I tried to rationalize not going. I deeply dislike these people, and their fans sometimes seem even worse. After all, they could choose leaders from among the great teeming possibilities of humanity in this country, and they instead chose Newt, Mittens, the Butt-Lube Guy and the Paranoid Race Goblin with a publishing problem. It's like the end of Indiana Jones and the Last Crusade, only the thing that crumbles is America, and choosing poorly doesn't have any direct punishment for them.
I broke down and went. After all, if I was willing to drive to see Rays games back when their starters were so bad that they posted 14.00 ERAs, I am already accustomed to commuting for failure. Besides, maybe something fun would come of it. When GQ said they were interested in some local color, that sealed the deal.
It went a bit long, and their blog format accommodates only one graphic per article. What that means, of course, is deleted scenes—and many pictures! My friend and local director Jonathan Wolding was nice enough to come with me at the last minute and take pictures of the spectacle. (You may remember him from the photos for the "Awake the State" anti-Rick Scott rally.) As always, click to embiggen.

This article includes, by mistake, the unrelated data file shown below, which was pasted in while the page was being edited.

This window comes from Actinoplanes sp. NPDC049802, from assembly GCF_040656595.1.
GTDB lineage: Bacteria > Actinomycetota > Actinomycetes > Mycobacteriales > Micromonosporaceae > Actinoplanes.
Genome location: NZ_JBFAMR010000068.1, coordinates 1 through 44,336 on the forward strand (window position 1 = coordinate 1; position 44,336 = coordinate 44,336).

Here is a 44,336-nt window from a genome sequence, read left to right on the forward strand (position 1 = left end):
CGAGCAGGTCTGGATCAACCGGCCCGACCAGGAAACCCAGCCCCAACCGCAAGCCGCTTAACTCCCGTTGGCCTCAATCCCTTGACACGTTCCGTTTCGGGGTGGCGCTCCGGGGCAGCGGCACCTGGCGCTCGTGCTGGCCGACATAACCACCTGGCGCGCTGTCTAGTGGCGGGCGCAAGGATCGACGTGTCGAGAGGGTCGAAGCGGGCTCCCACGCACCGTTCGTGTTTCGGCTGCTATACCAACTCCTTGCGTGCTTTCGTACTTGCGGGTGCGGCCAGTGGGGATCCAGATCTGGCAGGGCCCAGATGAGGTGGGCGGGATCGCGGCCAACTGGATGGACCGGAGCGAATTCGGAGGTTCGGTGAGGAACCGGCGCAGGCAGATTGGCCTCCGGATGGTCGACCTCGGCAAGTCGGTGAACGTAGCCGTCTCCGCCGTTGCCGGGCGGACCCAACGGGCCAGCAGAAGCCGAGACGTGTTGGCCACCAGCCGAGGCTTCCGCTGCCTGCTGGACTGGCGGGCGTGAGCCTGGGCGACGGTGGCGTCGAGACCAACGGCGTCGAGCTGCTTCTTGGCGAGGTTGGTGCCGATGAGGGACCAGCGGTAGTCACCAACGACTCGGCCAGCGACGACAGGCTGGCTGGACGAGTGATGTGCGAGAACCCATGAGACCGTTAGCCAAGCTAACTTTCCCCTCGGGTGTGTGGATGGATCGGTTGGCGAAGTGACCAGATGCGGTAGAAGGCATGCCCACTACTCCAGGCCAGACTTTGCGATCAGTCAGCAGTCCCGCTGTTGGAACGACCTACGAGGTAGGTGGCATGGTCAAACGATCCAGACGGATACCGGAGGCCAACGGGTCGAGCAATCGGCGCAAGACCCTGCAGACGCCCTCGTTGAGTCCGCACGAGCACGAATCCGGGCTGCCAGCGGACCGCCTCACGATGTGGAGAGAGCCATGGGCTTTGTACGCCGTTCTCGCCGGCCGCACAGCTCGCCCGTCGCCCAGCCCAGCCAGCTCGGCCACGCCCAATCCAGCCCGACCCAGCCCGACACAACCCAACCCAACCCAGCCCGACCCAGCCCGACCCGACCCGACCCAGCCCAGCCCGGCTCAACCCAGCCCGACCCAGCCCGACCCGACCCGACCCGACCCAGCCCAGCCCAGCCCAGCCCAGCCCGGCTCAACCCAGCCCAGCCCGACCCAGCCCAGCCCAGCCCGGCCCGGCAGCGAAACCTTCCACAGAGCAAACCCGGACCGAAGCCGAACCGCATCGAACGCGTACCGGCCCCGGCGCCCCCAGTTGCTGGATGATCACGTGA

Jon and I got there early, but we couldn't bring ourselves to fight traffic and get there insanely early. As such, we missed the Zionist anti-Obama protest at 5:00 p.m., conducted by Bob Kunst's Shalom International. Kunst considers squeamishly doing nothing about settlements and airily supporting a two-state solution to be a dire existential threat to Israel when compared to triumphantly doing nothing about settlements and rejecting all non-unilateral options. It wouldn't be funny if he didn't also clamor for two-state solutions for protest groups. Kunst's schtick is that he offers a ballsier, uncompromising version of AIPAC, which is, I guess, like putting two or three extra turrets on the tank that's already driving over a Palestinian school.